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Ridiculously alone at 39

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This topic contains 14 replies, has 4 voices, and was last updated by avatar csp 1 week, 2 days ago.

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  • #716662 Reply
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    Phil Harmonic

    I want to apologize in advance for this rant I’m about to go on. I don’t have anyone else I can really confide in so I’m turning to the anonymity of the internet to get it off my chest.

    The last 2 years have been the loneliest of my life. As I write this I’m coming off a heroin high. I spent all day alone. I ate dinner at a bar last night by myself.

    Some background and “about me” stuff: 39, male, inattentive ADHD, INFP (which is to say introverted and creative) personality type.

    I moved to my current California suburb two years ago after the dissolution of a relationship in another state. I found this website as that relationship was going down the tubes, as she was cheating on me in various ways with various people as we were living together. This experience was a serious hit to my self esteem. I posted about it at the time and wish I had actually followed the advice folks provided on here. Instead I clung to the relationship in the increasingly desperate hope that this girl would come around and we’d work it out and get married.

    Moving to a different state has been good in some regards. I’m in a better writing-related job, and I found my musical soulmate with whom I’ve been working on a new record (I’m a musician on the side).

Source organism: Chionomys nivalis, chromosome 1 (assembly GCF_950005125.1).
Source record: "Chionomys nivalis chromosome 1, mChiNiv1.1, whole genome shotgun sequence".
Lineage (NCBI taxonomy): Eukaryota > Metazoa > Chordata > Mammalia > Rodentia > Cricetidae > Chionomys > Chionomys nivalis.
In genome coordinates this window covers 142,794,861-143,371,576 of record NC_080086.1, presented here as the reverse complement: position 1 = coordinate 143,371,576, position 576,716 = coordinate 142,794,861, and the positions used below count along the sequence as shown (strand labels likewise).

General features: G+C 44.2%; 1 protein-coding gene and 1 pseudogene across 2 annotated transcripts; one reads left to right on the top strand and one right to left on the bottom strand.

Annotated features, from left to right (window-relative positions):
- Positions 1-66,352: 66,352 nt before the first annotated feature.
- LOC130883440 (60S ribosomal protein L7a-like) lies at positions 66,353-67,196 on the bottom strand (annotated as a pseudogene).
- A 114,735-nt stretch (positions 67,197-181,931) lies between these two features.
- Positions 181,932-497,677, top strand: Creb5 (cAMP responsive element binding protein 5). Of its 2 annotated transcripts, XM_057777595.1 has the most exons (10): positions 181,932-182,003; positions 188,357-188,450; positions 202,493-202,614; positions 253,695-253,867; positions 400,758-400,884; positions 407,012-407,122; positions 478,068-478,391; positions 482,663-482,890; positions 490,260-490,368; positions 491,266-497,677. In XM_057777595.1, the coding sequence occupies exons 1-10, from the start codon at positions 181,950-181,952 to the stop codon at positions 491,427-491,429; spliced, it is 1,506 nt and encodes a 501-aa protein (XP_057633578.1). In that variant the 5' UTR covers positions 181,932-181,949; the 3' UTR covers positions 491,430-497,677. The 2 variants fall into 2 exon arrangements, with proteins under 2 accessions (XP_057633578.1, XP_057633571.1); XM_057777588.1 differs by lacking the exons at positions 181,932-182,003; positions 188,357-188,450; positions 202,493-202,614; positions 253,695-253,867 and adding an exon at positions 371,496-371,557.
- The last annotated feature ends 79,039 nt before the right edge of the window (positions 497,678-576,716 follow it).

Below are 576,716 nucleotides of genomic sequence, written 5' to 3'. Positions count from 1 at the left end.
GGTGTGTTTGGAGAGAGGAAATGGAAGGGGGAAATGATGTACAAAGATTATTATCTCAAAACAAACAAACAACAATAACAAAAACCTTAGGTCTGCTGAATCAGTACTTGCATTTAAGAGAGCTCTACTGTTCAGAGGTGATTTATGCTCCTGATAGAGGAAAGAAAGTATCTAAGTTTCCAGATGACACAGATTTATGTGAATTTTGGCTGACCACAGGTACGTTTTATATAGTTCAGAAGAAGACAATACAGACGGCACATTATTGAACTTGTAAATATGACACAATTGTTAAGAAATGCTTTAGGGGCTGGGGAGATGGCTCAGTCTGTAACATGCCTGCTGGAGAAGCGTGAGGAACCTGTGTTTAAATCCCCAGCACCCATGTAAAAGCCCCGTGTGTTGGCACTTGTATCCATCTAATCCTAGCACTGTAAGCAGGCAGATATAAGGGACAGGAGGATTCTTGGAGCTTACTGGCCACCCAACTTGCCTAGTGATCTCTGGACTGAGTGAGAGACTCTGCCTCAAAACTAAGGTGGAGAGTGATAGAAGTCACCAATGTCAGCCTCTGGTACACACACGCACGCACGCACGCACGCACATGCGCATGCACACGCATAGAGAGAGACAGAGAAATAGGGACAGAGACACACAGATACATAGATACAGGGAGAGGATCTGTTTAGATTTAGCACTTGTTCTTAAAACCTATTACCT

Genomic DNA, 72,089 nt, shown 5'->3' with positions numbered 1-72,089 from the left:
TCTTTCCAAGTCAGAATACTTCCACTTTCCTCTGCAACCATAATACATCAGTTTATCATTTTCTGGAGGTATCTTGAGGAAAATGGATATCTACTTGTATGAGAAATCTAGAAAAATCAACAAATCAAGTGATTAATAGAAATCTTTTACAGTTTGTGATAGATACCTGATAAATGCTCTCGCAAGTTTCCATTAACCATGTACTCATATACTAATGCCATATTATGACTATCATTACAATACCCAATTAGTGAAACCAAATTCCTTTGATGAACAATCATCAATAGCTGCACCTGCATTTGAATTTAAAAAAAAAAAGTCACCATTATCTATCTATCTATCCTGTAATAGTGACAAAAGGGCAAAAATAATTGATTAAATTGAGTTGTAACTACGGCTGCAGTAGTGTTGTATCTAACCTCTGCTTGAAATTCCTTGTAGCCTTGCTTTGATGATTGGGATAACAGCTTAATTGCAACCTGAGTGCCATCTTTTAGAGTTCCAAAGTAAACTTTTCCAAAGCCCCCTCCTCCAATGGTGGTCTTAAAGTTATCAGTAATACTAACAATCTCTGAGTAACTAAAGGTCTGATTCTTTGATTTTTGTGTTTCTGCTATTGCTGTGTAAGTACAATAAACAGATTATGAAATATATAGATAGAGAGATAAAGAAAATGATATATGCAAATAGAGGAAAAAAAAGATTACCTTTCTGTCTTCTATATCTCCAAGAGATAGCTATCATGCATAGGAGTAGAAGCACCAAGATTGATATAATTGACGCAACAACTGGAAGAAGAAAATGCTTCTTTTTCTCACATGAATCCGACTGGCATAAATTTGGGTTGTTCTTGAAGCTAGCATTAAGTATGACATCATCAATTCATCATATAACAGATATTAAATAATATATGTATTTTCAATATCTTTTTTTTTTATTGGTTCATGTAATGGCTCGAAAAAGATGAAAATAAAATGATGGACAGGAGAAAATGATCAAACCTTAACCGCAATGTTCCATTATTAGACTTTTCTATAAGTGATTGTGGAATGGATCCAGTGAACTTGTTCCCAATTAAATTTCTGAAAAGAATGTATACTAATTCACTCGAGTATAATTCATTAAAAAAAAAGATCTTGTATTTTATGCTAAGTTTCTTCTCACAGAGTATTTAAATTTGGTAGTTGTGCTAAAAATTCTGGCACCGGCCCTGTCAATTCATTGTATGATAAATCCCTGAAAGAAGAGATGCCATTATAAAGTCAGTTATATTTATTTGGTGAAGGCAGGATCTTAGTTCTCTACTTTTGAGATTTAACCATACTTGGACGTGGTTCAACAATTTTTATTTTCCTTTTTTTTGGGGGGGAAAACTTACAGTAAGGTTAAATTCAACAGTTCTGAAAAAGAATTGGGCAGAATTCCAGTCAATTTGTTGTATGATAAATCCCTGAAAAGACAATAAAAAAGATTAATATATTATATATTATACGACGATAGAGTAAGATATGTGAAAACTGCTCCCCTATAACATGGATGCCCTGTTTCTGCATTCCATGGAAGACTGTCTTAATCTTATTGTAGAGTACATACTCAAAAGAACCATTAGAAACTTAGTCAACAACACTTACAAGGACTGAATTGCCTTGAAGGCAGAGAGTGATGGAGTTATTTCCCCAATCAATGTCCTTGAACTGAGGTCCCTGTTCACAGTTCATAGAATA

However, beyond these admittedly very important things, I’m completely and utterly alone. I don’t know how to make friends out here in the ‘burbs, and spend most weekends alone at home doing drugs, listening to records, trying to be productive, but mostly metaphorically sleepwalking through my days in a low-grade state of depression. When I go out, I go by myself–like seeing bands or going to a bar–everyone my age that I know is married with kids and has much better things to do. I’m less than two weeks away from 40, and have never been more alone.

    As I’ve said, all this alone time has given me time to indulge in a bevy of drugs–the most insidious of which, believe it or not, is pot. Heroin is something I snort 1-2 times a week when I’m feeling really shitty and alone, like this weekend. However, it’s never grabbed hold of me–actually no drug ever has, apart from sleeping pills–and I can go weeks sometimes without touching it.

    On top of the loneliness I’m encountering the most insane songwriting block that I’ve ever gone through. People are counting on us finishing the record, and we’re 80% done, yet I can’t close the deal.

    All of the activities I do are mostly solitary–songwriting, running, surfing.

    #716663 Reply
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    Phil Harmonic

    Sorry, cut off the last part–

    I can’t seem to get myself to a meetup, plus the activities never really appeal to me.

    I don’t know what to do. Therapists have been worthless. I’ve tried and quit dating apps and match.com more times than I care to admit. I don’t know where and how to meet people. I’m stranded by myself in tract house, big box store suburbia with nobody to talk to or see. I don’t want to move though as I have a good job that’s 15 minutes away (plus I just signed a year lease).

    Just wondering if anyone else has gone something like this around my age, and what they did to pull out of it. Any feedback is very appreciated. Thanks for reading this very long post.

    #716670 Reply
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    Heather

    https://www.thecut.com/2014/08/ask-polly-how-do-i-make-friends-in-my-late-20s.html

    Sorry not enough time atm to add more, but this might help.

    #716678 Reply